The other night I got on in Mobile, my friend Carson having no idea I was coming, and sat next to a kid, a 17 year old looking white boy with a ski cap and pants built to be worn several sizes too big.  My other option was a fat lady who took up both seats so I took the skinny kid.  We didn’t say a word to each other, I just sat down.  His arms were puny sticks covered with tatoos in Latin.  I took a sleeping pill and was out like a light.  I slept with my arms crossed over my sizable belly.  I had a vivid nightmare that I had accidentally planted a bomb which killed many people and was now running from the cops.  I woke up suddenly when the kids head was resting on my elbow.  I decided he had fallen asleep that way so I nudged him.  He moved his head but minutes later it once again came to rest on my elbow.  Again I nudged and when his head again he came back it dawned on me that it wasn’t unintentional.  This was some kind of signal, he was cruising for johns to meet him in the mens room of the next rest stop and this was his way of letting me know.  I worried that his signal would become more direct, I suppose he was expecting me to do something to let him know back that I was interested, which I most certainly was not.  I thought of his parents, worried sick someplace.  I thought of what a lousy way that must be to spend your teen years, no proms or sharing your first beers and cigerettes with friends nervously behind the highschool stadium, this kid was working his way mens room to mens room to where ever he was going if he had a destination at all.  And I was sad for him.  And I was unable to keep my eyes open from the sleeping pills.  I wondered if it made him feel easy or safe.  And it occurred to me that strangely it didn’t bother me, I suppose it should of but it didn’t.  I passed back out and we stayed that way for several hours until Birmingham when I had to change buses, passed out hard with a 17 year old gay prostitute sleeping on my arm.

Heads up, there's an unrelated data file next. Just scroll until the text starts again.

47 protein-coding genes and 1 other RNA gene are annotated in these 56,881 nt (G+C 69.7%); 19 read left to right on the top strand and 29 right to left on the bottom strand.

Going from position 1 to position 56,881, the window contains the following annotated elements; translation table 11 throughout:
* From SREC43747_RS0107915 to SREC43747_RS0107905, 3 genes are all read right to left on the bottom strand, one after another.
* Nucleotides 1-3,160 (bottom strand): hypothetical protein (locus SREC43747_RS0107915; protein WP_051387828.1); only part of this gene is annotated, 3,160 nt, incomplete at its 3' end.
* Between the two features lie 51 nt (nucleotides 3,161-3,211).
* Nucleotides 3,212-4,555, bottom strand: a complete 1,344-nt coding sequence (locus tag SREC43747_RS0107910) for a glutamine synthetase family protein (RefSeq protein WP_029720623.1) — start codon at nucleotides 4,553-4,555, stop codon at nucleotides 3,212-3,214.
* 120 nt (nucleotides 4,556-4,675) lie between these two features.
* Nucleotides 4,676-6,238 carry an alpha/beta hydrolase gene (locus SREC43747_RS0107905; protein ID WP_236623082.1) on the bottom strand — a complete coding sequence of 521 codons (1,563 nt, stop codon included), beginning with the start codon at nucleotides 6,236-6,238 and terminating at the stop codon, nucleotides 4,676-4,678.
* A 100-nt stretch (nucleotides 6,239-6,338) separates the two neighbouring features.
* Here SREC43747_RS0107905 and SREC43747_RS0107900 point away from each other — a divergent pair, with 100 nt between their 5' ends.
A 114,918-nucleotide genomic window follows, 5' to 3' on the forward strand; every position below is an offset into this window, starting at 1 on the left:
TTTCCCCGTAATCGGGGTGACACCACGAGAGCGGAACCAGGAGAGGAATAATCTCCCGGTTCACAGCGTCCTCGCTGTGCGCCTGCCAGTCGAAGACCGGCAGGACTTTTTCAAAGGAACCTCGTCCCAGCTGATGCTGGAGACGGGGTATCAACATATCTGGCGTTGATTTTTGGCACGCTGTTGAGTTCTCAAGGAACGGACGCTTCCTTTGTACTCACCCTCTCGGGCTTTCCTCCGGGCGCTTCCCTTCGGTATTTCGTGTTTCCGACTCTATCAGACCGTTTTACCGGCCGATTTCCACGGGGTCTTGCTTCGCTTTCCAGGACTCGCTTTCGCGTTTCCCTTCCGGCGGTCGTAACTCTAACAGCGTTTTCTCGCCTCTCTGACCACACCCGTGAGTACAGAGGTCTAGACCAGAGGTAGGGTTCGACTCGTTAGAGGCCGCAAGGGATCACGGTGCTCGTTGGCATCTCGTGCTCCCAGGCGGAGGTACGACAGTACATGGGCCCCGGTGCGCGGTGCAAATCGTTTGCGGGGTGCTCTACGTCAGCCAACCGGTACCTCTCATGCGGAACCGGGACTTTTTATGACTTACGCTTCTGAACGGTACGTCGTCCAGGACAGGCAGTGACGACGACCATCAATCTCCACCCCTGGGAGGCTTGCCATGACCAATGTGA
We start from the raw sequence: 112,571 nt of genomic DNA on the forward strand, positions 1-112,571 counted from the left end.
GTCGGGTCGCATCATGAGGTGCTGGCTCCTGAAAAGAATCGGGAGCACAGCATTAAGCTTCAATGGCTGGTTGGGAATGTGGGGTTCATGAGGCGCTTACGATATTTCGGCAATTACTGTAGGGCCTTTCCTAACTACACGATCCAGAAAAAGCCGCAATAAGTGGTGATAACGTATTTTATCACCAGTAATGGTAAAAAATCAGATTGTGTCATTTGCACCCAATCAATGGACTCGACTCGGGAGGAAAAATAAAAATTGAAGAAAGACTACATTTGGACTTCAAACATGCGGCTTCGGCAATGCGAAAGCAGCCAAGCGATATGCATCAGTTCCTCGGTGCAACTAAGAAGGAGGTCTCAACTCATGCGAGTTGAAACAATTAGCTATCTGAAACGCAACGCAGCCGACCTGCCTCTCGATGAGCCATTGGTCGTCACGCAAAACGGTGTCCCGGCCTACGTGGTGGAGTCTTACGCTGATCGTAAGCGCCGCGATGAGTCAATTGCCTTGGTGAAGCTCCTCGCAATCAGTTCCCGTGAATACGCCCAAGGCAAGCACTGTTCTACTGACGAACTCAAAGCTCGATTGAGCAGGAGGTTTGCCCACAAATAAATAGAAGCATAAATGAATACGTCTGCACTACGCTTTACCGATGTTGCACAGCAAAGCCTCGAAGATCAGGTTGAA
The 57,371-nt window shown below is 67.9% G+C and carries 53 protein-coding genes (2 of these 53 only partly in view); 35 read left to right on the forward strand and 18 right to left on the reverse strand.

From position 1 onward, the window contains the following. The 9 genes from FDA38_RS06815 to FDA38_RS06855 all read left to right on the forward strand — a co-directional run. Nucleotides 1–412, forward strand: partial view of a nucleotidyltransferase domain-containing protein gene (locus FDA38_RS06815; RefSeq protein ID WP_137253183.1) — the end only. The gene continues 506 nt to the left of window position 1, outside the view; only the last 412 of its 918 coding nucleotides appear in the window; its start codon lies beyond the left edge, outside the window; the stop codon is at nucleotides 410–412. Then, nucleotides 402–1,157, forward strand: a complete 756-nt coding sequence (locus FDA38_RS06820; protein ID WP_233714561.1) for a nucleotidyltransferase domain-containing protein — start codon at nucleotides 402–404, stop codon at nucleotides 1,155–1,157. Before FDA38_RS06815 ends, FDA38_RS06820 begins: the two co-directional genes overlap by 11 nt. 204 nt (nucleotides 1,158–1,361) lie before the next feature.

When we got to the station the kid who had been jabbering away on his phone to someone in Mandarin was freaking out.  Everyone was telling him this wasn’t the bus to Mobile, I stepped up and told him I was going to Mobile.  He was literally running around the station at full speed.  He spoke almost no English and I knew the panic on his face from when I lived in China.  He was worried because the ticket office was closed for the night and he needed to get to mobile.  I asked to see his ticket, he didn’t understand.  I showed him my ticket and pointed to my eyes and he started freaking out worse.  I took a deep breath, and at 3 o’clock in the morning at the Birmingham bus station, for the first time in maybe two years, I started speaking Chinese.  He was surprised, to say the very least.